Q. I have a cousin who generally doesn’t forgive, but he also generally doesn’t ever apologize either. He’s a pretty likeable person. But instead of forgiving someone, he just writes them off and doesn’t speak to them, and he also does not take correction very well at all, and that’s not very likeable at all. Rarely forgiving others, if ever, and rarely apologizing, if ever: are the two related?
A. They are related in the sense that a person who generally doesn’t forgive, generally also finds it hard to apologize or be gracious when being corrected. Your cousin is not unique in this regard. Lots of folks share these two characteristics. These two attributes are also related in the sense that both usually come from the same faulty belief and “life rule” that stems from some negative experience in the past, often from childhood.
In the case of people like your cousin, the belief might go something like this:
Forgiving others is a sign of weakness.
Admitting when I’m wrong is a sign of weakness.
Asking for help is a sign of weakness.
The rule, then, might go something like this:
I must show myself to be confident and competent at all times. If I forgive others, or if I admit that I was wrong, or if I ask for help, I’m really admitting that I need others or that someone else can get some of the credit when the goal is accomplished. I will not – I must not – allow that to happen.
Unless a person becomes aware of the unwritten rules (like the one above) that have been sitting in their subconscious like a computer program, instructing the person how to behave under certain circumstances, they certainly won’t take the next step.
The next step, after becoming aware of the beliefs and the unwritten rules that come from them, is pretty straightforward: question those beliefs and rules.
Ask yourself whether this particular belief and “life rule” is based upon actual, real facts; if it accurately reflects reality; if it has been producing good results; and if it is contributing to a better life. This should be done with any and all personal beliefs you have – the subconscious ones that wander across your conscious mind from time to time, usually whenever you think about historically problem areas in life like money and relationships.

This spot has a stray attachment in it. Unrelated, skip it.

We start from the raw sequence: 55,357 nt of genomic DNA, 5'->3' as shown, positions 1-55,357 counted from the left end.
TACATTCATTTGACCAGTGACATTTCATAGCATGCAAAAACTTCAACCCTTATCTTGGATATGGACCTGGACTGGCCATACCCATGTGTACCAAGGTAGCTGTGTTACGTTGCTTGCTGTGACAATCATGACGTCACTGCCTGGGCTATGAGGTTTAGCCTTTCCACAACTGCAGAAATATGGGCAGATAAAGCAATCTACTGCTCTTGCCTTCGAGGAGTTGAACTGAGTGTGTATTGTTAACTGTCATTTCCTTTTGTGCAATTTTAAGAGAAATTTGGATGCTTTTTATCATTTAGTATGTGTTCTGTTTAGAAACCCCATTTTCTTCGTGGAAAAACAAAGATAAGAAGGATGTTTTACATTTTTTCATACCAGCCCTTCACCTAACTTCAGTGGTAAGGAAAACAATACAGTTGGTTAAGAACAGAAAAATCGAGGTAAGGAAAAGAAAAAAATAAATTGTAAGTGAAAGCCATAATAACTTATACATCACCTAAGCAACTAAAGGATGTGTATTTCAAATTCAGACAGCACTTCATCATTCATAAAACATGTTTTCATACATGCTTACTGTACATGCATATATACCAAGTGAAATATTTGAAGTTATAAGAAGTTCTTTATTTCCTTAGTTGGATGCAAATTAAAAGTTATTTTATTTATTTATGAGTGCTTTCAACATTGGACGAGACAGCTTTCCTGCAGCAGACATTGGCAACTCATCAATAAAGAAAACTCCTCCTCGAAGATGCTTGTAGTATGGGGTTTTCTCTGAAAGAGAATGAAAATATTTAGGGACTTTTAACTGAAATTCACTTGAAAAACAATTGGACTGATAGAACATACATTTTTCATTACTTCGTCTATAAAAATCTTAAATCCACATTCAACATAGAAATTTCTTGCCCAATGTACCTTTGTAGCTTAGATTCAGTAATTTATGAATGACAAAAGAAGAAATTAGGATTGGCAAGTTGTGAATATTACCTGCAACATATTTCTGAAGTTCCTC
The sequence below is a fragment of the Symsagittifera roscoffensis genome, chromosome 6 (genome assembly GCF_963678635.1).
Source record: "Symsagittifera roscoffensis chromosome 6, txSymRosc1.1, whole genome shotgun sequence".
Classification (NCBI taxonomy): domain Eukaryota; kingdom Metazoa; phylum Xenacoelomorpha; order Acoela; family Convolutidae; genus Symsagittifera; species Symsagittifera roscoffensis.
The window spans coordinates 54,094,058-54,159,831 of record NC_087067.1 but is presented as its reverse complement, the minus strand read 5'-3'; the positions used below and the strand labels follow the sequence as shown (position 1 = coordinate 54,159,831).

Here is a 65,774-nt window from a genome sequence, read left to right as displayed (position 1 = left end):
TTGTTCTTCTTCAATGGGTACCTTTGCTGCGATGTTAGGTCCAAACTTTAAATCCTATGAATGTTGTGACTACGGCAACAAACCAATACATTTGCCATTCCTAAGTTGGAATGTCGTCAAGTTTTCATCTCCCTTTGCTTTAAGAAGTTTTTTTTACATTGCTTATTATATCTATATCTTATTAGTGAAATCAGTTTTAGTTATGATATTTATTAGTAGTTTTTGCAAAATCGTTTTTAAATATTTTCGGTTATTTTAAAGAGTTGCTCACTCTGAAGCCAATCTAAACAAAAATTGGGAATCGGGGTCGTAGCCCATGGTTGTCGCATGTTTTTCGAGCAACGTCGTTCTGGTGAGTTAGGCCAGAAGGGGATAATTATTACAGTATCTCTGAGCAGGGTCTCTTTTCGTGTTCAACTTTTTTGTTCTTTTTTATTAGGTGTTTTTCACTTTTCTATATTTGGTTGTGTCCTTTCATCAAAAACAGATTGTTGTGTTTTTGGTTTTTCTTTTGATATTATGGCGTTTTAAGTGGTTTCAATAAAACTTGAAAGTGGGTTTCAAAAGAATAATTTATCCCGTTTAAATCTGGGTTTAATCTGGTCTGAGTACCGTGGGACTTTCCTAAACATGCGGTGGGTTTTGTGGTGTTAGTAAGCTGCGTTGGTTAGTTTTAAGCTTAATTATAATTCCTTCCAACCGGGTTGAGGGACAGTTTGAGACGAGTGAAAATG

If the answer to those questions is anything other than an enthusiastic YES!!, then question that belief and the unwritten rule that you created as a product of that belief. You owe it to yourself to bring that belief under a serious cloud of doubt. Put that belief on trial! It should rightly be accused of deceiving you into bringing good things into your life, when all it has really brought is the kind of stress and unhappiness it promised to protect you from.
I’ve seen people who have lived all their lives by the exact rule that you see above, and who, once they looked at the rule on paper and realized the negative life experience the underlying belief came from (that produced that rule), were able to eliminate that belief within a five minute time span. They were then immediately able to both forgive others and ask others for forgiveness for all kinds of past junk.
Unfortunately, in the case of a person who generally doesn’t forgive and who generally also finds it hard to apologize or be gracious when being corrected, the kind of introspection necessary to confront the limiting beliefs that created such rigid rules is very rare.
If you’re committed to helping this person – or anyone who has some beliefs and life rules that represent real obstacles for them – here are a couple good rules to follow:
1) love that person unconditionally and without judgment (you never influence a person in a postive way by nagging — among other things, unconditional love means don’t nag).
And 2) become a student of the following books so that you’ll know how to bring up tough topics without endangering the relationship:
Leadership and Self Deception by the Arbinger Institute
Crucial Conversations (Tools for Talking When Stakes are High) by Kerry Patterson